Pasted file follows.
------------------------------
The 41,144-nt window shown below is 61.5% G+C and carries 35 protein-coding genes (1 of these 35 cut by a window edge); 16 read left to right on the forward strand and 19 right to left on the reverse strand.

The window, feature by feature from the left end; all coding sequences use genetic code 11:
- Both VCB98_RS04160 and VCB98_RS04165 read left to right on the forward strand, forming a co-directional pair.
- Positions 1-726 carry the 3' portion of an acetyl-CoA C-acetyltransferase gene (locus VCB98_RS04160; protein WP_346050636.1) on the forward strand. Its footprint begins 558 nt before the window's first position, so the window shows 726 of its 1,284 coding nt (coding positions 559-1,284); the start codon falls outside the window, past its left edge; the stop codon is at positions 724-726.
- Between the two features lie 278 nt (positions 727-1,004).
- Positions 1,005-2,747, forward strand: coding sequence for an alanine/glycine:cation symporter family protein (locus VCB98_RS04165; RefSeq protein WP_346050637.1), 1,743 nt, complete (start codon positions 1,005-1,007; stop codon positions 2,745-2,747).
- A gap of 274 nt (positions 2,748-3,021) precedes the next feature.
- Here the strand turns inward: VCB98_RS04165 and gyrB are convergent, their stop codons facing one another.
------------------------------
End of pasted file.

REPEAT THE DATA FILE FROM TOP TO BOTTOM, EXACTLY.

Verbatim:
The 41,144-nt window shown below is 61.5% G+C and carries 35 protein-coding genes (1 of these 35 cut by a window edge); 16 read left to right on the forward strand and 19 right to left on the reverse strand.

The window, feature by feature from the left end; all coding sequences use genetic code 11:
- Both VCB98_RS04160 and VCB98_RS04165 read left to right on the forward strand, forming a co-directional pair.
- Positions 1-726 carry the 3' portion of an acetyl-CoA C-acetyltransferase gene (locus VCB98_RS04160; protein WP_346050636.1) on the forward strand. Its footprint begins 558 nt before the window's first position, so the window shows 726 of its 1,284 coding nt (coding positions 559-1,284); the start codon falls outside the window, past its left edge; the stop codon is at positions 724-726.
- Between the two features lie 278 nt (positions 727-1,004).
- Positions 1,005-2,747, forward strand: coding sequence for an alanine/glycine:cation symporter family protein (locus VCB98_RS04165; RefSeq protein WP_346050637.1), 1,743 nt, complete (start codon positions 1,005-1,007; stop codon positions 2,745-2,747).
- A gap of 274 nt (positions 2,748-3,021) precedes the next feature.
- Here the strand turns inward: VCB98_RS04165 and gyrB are convergent, their stop codons facing one another.